Posts: 44
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A good German Shepherd does wonders! You just need to make sure she knows not to eat the chickens. Ours keeps out EVERYTHING. Squirrels, deer, rabbits, coons, foxes, etc. She even tangled with coyotes one night. She was limping the next few days, but they didn't come back.

Couldn't be any happier with Katie on many levels.

-TH
 
pollinator
Posts: 755
Location: zone 6b
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I agree, you need a good dog. That will work wonders on any walking critters. Turkeys are pretty good at fending off hawks, especially if they were raised together with chicks. I've heard stories about a few turkeys beating a hawk nearly to death.

Some breeds are much more stupid than others. A few game birds or Easter Eggers will warn the others when they see danger and send them all running for cover. In my experience they are the smartest and most alert. Tho even with them they sometimes learn by seeing a friend die, so there have to be enough of them that you have some survivors left after they learn the ropes of surviving the predators in your area.

Big chickens aren't carried off by hawks nearly as often as smaller ones. But smaller ones can fly into trees to escape foxes, etc. We have a mix and so far the medium-sized ones (game and Easter Egger) survive the best but there is a remnant of the bantams and we have a few big ones that have lasted a few years. I think the night-prowling raccoons and opossums were to blame for the loss of most of our bantams - they climbed up into the barn rafters to eat them where they slept.

Cover is a double-edged sword - it can provide predators places to hide and sneak in close to your hens as well as a shelter for them to run to when a hawk flies over. I think what works best is some cover but an open area between it and where any predators would come from. Some blackberry bushes left to grow messy makes great cover from hawks. A bramble thicket makes great cover for foxes.
 
Posts: 165
Location: Slovakia
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The two things that have worked perfectly for me have been fishing wire strung so as to make a grid with openings 3 feet wide or less and our dog.

The only problem with the dog is that he kills non-normal chickens and birds-- so the south American "Easter Egg" hens we lost a few to him, and then the two Guinea fowl I had for all of a week until he found his way through the fence to kill them... But, the "normal" chickens we have (barred rockish and reds) he doesn't attack. As long as he has been in the yard with the chickens, nothing has gotten them. And there are hawks just waiting for the chance-- last summer we let him into another yard away from the chickens for an hour or so and within that time a hawk came and got one.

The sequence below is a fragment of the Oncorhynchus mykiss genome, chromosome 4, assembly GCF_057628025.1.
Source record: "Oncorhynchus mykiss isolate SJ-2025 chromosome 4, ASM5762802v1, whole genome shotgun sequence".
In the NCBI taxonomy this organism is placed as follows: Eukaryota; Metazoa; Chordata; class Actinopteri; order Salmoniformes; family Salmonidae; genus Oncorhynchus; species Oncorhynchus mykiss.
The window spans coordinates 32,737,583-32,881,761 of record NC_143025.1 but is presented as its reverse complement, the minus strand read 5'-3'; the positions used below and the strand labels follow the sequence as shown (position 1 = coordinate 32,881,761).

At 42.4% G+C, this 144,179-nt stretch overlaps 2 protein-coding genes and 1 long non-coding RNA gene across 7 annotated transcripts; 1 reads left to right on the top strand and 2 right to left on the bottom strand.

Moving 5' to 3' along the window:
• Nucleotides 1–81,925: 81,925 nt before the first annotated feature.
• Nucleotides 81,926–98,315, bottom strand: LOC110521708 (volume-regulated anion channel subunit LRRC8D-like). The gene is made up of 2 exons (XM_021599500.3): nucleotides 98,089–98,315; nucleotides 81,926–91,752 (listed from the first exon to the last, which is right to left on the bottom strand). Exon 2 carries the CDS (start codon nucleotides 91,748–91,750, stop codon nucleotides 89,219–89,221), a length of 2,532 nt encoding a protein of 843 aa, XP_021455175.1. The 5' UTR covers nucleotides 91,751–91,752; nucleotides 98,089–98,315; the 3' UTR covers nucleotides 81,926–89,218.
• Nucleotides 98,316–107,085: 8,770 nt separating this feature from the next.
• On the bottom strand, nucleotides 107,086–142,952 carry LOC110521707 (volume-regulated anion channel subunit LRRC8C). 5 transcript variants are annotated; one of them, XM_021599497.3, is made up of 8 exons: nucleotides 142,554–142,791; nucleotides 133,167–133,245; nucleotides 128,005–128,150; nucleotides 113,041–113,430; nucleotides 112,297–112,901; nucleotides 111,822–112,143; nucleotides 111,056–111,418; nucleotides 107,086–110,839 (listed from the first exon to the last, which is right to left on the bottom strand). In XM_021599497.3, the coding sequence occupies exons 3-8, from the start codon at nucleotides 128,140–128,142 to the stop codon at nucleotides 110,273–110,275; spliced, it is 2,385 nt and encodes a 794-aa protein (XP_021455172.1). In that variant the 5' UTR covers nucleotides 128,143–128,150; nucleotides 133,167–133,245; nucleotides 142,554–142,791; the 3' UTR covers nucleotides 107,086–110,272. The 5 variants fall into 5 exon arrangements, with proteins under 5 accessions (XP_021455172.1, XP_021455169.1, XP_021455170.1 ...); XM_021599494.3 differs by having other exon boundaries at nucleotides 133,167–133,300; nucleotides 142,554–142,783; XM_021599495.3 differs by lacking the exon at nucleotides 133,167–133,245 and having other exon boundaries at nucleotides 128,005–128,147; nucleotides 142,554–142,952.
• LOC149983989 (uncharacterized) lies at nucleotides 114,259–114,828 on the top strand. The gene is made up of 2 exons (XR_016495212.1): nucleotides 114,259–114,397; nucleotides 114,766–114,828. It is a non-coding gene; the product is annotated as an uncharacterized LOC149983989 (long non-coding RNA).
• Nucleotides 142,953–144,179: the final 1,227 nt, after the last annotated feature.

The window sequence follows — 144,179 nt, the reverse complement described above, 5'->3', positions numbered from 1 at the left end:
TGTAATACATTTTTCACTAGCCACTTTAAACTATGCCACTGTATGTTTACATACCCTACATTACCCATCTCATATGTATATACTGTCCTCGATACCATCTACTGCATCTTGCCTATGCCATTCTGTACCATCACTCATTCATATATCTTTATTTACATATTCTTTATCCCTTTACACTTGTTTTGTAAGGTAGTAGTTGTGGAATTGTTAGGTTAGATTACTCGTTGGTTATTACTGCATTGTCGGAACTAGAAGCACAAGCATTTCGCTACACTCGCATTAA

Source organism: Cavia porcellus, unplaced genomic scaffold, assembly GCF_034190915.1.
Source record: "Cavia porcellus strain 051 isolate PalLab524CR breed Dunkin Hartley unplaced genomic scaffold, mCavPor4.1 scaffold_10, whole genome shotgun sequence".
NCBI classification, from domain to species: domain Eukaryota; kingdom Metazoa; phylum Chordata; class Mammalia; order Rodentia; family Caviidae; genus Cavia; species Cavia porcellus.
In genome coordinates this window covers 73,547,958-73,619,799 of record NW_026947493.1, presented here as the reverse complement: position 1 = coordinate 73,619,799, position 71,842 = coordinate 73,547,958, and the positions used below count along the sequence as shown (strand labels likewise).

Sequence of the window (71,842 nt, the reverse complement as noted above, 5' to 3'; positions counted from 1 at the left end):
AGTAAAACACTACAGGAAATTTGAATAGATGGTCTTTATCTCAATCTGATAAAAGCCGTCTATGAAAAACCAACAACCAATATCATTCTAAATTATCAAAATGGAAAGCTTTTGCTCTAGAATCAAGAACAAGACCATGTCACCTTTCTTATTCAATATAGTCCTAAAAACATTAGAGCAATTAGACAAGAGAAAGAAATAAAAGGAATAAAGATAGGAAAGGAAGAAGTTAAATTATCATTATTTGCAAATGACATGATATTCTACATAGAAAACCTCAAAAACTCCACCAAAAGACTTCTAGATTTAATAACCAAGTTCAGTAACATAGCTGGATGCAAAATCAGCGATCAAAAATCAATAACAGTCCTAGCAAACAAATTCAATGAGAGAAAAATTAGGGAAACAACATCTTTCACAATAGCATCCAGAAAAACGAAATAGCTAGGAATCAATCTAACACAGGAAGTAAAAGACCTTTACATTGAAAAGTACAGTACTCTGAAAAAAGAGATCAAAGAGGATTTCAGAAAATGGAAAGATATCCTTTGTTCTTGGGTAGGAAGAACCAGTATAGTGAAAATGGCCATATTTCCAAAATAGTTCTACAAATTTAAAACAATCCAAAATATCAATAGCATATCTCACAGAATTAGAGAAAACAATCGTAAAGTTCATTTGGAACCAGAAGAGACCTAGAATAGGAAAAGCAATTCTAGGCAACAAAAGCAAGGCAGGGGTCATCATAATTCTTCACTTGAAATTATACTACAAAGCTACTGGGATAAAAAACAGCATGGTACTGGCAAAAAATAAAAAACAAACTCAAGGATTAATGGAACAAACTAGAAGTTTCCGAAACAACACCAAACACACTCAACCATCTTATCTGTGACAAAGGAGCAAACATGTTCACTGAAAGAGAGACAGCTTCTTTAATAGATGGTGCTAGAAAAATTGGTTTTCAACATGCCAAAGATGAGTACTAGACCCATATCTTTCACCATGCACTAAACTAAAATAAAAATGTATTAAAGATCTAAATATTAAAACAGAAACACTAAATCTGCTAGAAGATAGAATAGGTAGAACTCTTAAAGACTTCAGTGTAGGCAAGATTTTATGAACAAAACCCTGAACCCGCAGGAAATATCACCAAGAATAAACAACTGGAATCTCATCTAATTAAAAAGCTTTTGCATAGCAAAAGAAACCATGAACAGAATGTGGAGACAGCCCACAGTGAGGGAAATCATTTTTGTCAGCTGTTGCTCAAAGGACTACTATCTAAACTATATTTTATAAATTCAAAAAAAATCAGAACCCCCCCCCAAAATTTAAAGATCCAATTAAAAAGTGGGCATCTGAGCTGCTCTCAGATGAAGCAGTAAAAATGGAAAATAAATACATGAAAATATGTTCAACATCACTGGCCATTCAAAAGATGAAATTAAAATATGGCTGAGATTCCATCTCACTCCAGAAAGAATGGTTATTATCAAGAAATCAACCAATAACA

Our dog isn't big (maybe he has terrier in him), nor a livestock guardian dog, but foxes and hawks stay away when he's out there.

The fishing wire also worked while we had it strung up. 3 feet is what I read to be the maximum size of opening and still keep hawks out. Of course, it won't help with foxes. Also, may be hard to do over five acres!

If y'all are around out there with the chickens during the day, and get them locked up before dusk, then they might be OK. Otherwise hawks will pick some off, and foxes may take quite a few-- make sure at least that the coop is high off the ground so foxes physically can't gain access if you don't get out to close it before they come.
 
Posts: 319
Location: (Zone 7-8/Elv. 350) Powhatan, VA (Sloped Forests & Meadow)
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@ Dan...

We have our fowl free range over 12 acres with a semi-open coop located at the rear of livestock barn for them at night. They stay mainly inside our protected meadow, fenced yards, and fenced paddock. They tend to stay close to our goats an alpacas; even to the point of hiding under the belly of our buck when scared or startled. We have hawks circle all day, every day; and, occasionally a pair of eagles. We have not lost any birds to hawks or raccons (also on property). We have lost many mainly to a pit bull and foxes. a total of 3 rosters lost to a coywolf and pack of coyotes. We have not found a perfect solution. We plan to add a pair of geese and a mini-jenny or molly to our crew. We have three giant breed dogs that are kept inside and inside our fenced yard. They help scare the foxes away. I do advise you consider doing what we did; start with unwanted pet cockrels as you go through your property's learning curve. We have had up to 13 at a time without any fighting; not so many now after the predators and selling off those that were not a good fit. We have had several diffent breeds that were fierce defenders of their "flock" (cockrels). However, the Ameraucanas have been the most aggressive towards predators. While I like the hens blue eggs (grew up with them), the extras are not good sellers here...hence, on hens, we mainly have comets that lay large or jumbo brown eggs that are worth a premium around here.
 
Cortland Satsuma
Posts: 319
Location: (Zone 7-8/Elv. 350) Powhatan, VA (Sloped Forests & Meadow)
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@Dan...